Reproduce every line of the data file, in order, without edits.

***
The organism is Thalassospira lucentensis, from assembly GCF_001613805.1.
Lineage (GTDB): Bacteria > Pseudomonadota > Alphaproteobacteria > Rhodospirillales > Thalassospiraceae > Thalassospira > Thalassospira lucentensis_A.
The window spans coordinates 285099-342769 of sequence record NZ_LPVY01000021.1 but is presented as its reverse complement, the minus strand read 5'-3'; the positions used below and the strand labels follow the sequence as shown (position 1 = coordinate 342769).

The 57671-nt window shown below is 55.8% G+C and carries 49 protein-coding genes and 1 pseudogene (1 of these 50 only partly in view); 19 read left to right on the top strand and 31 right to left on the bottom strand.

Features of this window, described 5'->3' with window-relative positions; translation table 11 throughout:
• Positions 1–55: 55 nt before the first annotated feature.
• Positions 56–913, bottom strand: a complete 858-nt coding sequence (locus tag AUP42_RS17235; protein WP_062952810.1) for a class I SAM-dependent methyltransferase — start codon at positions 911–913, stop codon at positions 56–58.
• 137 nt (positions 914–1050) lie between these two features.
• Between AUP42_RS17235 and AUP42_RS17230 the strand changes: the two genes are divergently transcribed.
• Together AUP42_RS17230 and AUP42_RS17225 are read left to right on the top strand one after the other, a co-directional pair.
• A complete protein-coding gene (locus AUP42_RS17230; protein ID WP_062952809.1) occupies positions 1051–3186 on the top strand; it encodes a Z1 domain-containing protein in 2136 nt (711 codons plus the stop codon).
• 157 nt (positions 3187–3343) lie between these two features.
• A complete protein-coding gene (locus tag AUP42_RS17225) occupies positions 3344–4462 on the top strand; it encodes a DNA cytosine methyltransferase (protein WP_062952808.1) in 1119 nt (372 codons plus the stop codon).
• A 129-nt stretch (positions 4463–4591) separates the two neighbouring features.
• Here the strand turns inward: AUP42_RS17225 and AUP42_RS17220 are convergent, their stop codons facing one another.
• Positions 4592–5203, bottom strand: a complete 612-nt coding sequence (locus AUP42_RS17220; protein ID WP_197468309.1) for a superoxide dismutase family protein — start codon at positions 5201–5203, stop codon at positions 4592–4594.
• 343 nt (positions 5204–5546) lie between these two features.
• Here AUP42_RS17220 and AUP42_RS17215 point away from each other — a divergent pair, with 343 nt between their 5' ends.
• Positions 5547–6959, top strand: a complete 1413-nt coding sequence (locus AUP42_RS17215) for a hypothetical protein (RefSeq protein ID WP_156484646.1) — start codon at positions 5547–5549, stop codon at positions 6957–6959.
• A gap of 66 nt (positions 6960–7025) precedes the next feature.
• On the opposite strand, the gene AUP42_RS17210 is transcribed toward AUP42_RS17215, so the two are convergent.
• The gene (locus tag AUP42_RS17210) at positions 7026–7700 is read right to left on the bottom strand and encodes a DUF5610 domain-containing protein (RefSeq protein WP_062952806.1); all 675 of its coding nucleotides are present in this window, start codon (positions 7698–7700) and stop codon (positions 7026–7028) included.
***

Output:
The organism is Thalassospira lucentensis, from assembly GCF_001613805.1.
Lineage (GTDB): Bacteria > Pseudomonadota > Alphaproteobacteria > Rhodospirillales > Thalassospiraceae > Thalassospira > Thalassospira lucentensis_A.
The window spans coordinates 285099-342769 of sequence record NZ_LPVY01000021.1 but is presented as its reverse complement, the minus strand read 5'-3'; the positions used below and the strand labels follow the sequence as shown (position 1 = coordinate 342769).

The 57671-nt window shown below is 55.8% G+C and carries 49 protein-coding genes and 1 pseudogene (1 of these 50 only partly in view); 19 read left to right on the top strand and 31 right to left on the bottom strand.

Features of this window, described 5'->3' with window-relative positions; translation table 11 throughout:
• Positions 1–55: 55 nt before the first annotated feature.
• Positions 56–913, bottom strand: a complete 858-nt coding sequence (locus tag AUP42_RS17235; protein WP_062952810.1) for a class I SAM-dependent methyltransferase — start codon at positions 911–913, stop codon at positions 56–58.
• 137 nt (positions 914–1050) lie between these two features.
• Between AUP42_RS17235 and AUP42_RS17230 the strand changes: the two genes are divergently transcribed.
• Together AUP42_RS17230 and AUP42_RS17225 are read left to right on the top strand one after the other, a co-directional pair.
• A complete protein-coding gene (locus AUP42_RS17230; protein ID WP_062952809.1) occupies positions 1051–3186 on the top strand; it encodes a Z1 domain-containing protein in 2136 nt (711 codons plus the stop codon).
• 157 nt (positions 3187–3343) lie between these two features.
• A complete protein-coding gene (locus tag AUP42_RS17225) occupies positions 3344–4462 on the top strand; it encodes a DNA cytosine methyltransferase (protein WP_062952808.1) in 1119 nt (372 codons plus the stop codon).
• A 129-nt stretch (positions 4463–4591) separates the two neighbouring features.
• Here the strand turns inward: AUP42_RS17225 and AUP42_RS17220 are convergent, their stop codons facing one another.
• Positions 4592–5203, bottom strand: a complete 612-nt coding sequence (locus AUP42_RS17220; protein ID WP_197468309.1) for a superoxide dismutase family protein — start codon at positions 5201–5203, stop codon at positions 4592–4594.
• 343 nt (positions 5204–5546) lie between these two features.
• Here AUP42_RS17220 and AUP42_RS17215 point away from each other — a divergent pair, with 343 nt between their 5' ends.
• Positions 5547–6959, top strand: a complete 1413-nt coding sequence (locus AUP42_RS17215) for a hypothetical protein (RefSeq protein ID WP_156484646.1) — start codon at positions 5547–5549, stop codon at positions 6957–6959.
• A gap of 66 nt (positions 6960–7025) precedes the next feature.
• On the opposite strand, the gene AUP42_RS17210 is transcribed toward AUP42_RS17215, so the two are convergent.
• The gene (locus tag AUP42_RS17210) at positions 7026–7700 is read right to left on the bottom strand and encodes a DUF5610 domain-containing protein (RefSeq protein WP_062952806.1); all 675 of its coding nucleotides are present in this window, start codon (positions 7698–7700) and stop codon (positions 7026–7028) included.